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Last week, the Transocean company's semisubmersible drilling rig "Deepwater Horizon" exploded killing 11 of the 179 members of the crew. British Petroleum (BP) is the leaseholder of the Transocean rig. Transocean, based in Switzerland, is the world's largest offshore drilling contractor and the leading provider of drilling management services worldwide.
Scientists estimate that the oil slick is gushing 5,000 barrels of oil (210,000 gallons of oil) per day straight into the ocean. The oil is flowing about a mile below the surface. The visible sheen on the surface of the water is expanding and approaches the coast of the U.S.
A plan to use a type of tent or dome to collect the oil was progressing, and was two to four weeks from being operational. On Tuesday, the company received permits to drill a relief well, which would be started half a mile from the current well site. Crews plan to drill toward the current well and then inject it with heavy fluids and concrete to seal it. That solution is experimental at this depth, however, and is months away.
“We haven’t had a well release like this,” Coast Guard Rear Adm. Mary Landry said at a news conference.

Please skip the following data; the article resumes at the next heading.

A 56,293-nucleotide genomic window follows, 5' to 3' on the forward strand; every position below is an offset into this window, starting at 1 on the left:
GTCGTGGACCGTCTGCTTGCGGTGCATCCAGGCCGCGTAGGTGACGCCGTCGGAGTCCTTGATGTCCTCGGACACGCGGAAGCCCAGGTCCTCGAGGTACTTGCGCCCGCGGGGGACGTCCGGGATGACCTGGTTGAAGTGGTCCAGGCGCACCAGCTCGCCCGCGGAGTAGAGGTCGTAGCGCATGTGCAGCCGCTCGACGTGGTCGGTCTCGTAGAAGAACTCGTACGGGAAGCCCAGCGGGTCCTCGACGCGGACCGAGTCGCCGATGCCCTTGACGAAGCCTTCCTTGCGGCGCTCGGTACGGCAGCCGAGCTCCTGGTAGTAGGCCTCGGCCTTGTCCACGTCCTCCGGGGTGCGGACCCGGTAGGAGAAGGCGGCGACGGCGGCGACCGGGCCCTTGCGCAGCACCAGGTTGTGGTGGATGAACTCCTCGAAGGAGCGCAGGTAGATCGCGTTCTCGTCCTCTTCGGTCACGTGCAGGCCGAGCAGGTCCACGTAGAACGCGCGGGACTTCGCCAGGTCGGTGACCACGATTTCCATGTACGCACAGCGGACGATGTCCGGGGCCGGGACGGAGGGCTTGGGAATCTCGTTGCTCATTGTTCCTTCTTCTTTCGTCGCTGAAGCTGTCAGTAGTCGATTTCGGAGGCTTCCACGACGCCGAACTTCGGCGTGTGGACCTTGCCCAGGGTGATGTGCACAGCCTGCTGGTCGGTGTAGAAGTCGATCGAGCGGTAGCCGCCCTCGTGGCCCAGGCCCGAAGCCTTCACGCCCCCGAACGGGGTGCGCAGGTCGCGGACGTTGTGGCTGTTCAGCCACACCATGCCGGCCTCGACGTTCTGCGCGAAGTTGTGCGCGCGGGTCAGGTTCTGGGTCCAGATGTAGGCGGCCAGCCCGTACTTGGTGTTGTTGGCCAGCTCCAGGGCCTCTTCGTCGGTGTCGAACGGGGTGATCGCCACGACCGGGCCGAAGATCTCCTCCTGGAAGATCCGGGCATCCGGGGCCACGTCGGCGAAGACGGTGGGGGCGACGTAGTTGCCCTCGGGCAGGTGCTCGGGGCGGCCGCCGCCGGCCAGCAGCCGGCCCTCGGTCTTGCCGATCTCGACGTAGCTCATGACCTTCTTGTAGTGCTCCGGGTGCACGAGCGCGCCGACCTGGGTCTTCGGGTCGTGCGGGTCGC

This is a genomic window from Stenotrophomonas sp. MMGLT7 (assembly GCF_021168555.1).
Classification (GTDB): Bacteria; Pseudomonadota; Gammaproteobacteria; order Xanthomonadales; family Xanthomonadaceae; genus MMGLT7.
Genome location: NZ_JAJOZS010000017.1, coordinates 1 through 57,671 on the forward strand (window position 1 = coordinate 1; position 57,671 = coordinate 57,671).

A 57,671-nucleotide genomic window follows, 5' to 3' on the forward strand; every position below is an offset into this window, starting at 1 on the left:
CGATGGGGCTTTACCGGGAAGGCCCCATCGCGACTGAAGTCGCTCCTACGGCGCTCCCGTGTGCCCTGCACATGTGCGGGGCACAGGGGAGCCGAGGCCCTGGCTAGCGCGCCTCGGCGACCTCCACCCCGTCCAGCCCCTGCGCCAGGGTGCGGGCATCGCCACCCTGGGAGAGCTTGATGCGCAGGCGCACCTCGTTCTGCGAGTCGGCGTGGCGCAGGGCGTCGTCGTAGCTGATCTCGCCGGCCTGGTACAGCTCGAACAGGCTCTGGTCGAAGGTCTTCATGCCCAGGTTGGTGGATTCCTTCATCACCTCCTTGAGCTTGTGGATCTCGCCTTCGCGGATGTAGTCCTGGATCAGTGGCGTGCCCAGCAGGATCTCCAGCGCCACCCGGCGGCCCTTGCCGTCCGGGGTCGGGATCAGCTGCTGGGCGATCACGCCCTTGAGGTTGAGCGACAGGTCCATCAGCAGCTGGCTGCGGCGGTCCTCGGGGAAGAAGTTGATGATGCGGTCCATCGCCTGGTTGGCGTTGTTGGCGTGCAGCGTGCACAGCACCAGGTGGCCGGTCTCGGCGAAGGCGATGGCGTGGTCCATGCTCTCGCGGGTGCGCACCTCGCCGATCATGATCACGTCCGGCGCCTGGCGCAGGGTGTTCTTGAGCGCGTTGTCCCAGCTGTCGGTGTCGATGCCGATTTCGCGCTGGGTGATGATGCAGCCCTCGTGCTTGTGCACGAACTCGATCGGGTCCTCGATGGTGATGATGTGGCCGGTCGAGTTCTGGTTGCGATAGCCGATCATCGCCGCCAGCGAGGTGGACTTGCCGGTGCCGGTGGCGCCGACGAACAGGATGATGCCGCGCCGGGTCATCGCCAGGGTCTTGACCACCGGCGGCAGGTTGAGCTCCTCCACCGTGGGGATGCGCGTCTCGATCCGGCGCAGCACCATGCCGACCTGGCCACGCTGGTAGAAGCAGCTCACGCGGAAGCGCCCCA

The U.S. Coast Guard will attempt to burn off some of the oil by collecting what they can into large areas which they will set ablaze, causing a smoke and pollution disaster. If this does not work, the oil slick will devastate the fishing industry of Louisiana, Alabama, Mississippi and Florida. The area of the oceanic spill is referred to as Mississippi Canyon 252.
Today, the US coastguard is to set fire to oil leaking into the Gulf of Mexico to prevent the slick from reaching shore after last week's explosion on the Deepwater Horizon drilling rig.
Prentice Danner, of the U.S. Coastguard, said fire-resistant booms would be used to corral some of the thickest oil on the surface, which would then be ignited. Unfortunately, the dispersion agents sprayed on the oil have made it less combustible and harder to contain. It was unclear how large an area would be set on fire or how far from shore the fire would be set.
Residents of the coast are being warned to stay out of the ocean for months, due to the giant oil slick which will begin to touch shore on Friday.
The U.S. Coast Guard issued an alert today warning boaters to stay out of the area.
The robotic subs which unsuccessfully attempted to cap the leaking well are working 5,000 feet below sea level. The pressure on a vessel at that depth is 2,227 pounds per square inch.